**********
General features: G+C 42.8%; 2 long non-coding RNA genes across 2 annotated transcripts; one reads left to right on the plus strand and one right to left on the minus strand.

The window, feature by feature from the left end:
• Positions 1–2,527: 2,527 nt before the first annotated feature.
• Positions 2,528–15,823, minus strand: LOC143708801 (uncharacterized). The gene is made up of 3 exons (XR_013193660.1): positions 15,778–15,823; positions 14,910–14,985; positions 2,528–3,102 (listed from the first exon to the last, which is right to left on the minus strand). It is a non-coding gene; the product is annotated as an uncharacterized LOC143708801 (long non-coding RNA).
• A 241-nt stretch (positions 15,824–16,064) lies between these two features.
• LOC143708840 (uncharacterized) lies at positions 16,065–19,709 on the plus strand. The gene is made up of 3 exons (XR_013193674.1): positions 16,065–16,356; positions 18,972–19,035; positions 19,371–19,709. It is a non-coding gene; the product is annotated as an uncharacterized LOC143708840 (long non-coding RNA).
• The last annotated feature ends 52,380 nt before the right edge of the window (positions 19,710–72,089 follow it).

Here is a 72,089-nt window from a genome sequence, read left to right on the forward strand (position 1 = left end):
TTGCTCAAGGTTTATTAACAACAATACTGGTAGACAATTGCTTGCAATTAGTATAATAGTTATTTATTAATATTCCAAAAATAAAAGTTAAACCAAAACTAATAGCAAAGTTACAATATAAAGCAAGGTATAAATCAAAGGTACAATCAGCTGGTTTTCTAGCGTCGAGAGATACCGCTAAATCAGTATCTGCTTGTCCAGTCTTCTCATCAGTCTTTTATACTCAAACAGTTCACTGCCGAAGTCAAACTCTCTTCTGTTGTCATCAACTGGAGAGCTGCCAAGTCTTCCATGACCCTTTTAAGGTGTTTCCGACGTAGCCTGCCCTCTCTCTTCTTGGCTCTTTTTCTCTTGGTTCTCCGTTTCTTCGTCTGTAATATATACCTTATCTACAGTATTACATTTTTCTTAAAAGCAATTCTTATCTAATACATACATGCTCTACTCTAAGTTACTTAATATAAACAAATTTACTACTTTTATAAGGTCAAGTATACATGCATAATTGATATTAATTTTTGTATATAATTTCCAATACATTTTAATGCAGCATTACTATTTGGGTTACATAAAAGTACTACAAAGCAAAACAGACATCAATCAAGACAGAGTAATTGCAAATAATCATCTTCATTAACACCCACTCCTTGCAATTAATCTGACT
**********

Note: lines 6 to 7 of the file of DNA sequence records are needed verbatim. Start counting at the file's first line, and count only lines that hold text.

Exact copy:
• LOC143708840 (uncharacterized) lies at positions 16,065–19,709 on the plus strand. The gene is made up of 3 exons (XR_013193674.1): positions 16,065–16,356; positions 18,972–19,035; positions 19,371–19,709. It is a non-coding gene; the product is annotated as an uncharacterized LOC143708840 (long non-coding RNA).
• The last annotated feature ends 52,380 nt before the right edge of the window (positions 19,710–72,089 follow it).